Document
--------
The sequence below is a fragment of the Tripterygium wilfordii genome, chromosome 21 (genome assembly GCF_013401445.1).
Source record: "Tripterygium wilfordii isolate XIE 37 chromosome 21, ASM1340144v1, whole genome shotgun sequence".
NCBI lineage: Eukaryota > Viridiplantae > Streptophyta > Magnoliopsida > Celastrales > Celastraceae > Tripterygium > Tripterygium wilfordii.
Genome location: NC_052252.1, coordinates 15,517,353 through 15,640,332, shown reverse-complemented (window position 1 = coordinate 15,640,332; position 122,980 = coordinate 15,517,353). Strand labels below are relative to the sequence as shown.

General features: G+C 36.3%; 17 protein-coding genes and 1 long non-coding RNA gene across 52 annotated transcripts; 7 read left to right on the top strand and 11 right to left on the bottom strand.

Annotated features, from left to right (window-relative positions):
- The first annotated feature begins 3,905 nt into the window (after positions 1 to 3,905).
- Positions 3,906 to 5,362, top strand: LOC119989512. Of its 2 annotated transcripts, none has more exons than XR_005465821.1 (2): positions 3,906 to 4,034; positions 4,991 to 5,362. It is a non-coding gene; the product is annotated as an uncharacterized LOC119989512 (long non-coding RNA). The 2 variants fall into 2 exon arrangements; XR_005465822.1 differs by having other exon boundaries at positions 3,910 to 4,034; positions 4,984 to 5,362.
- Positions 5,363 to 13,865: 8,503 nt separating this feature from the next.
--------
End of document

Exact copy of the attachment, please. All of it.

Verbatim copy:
The sequence below is a fragment of the Tripterygium wilfordii genome, chromosome 21 (genome assembly GCF_013401445.1).
Source record: "Tripterygium wilfordii isolate XIE 37 chromosome 21, ASM1340144v1, whole genome shotgun sequence".
NCBI lineage: Eukaryota > Viridiplantae > Streptophyta > Magnoliopsida > Celastrales > Celastraceae > Tripterygium > Tripterygium wilfordii.
Genome location: NC_052252.1, coordinates 15,517,353 through 15,640,332, shown reverse-complemented (window position 1 = coordinate 15,640,332; position 122,980 = coordinate 15,517,353). Strand labels below are relative to the sequence as shown.

General features: G+C 36.3%; 17 protein-coding genes and 1 long non-coding RNA gene across 52 annotated transcripts; 7 read left to right on the top strand and 11 right to left on the bottom strand.

Annotated features, from left to right (window-relative positions):
- The first annotated feature begins 3,905 nt into the window (after positions 1 to 3,905).
- Positions 3,906 to 5,362, top strand: LOC119989512. Of its 2 annotated transcripts, none has more exons than XR_005465821.1 (2): positions 3,906 to 4,034; positions 4,991 to 5,362. It is a non-coding gene; the product is annotated as an uncharacterized LOC119989512 (long non-coding RNA). The 2 variants fall into 2 exon arrangements; XR_005465822.1 differs by having other exon boundaries at positions 3,910 to 4,034; positions 4,984 to 5,362.
- Positions 5,363 to 13,865: 8,503 nt separating this feature from the next.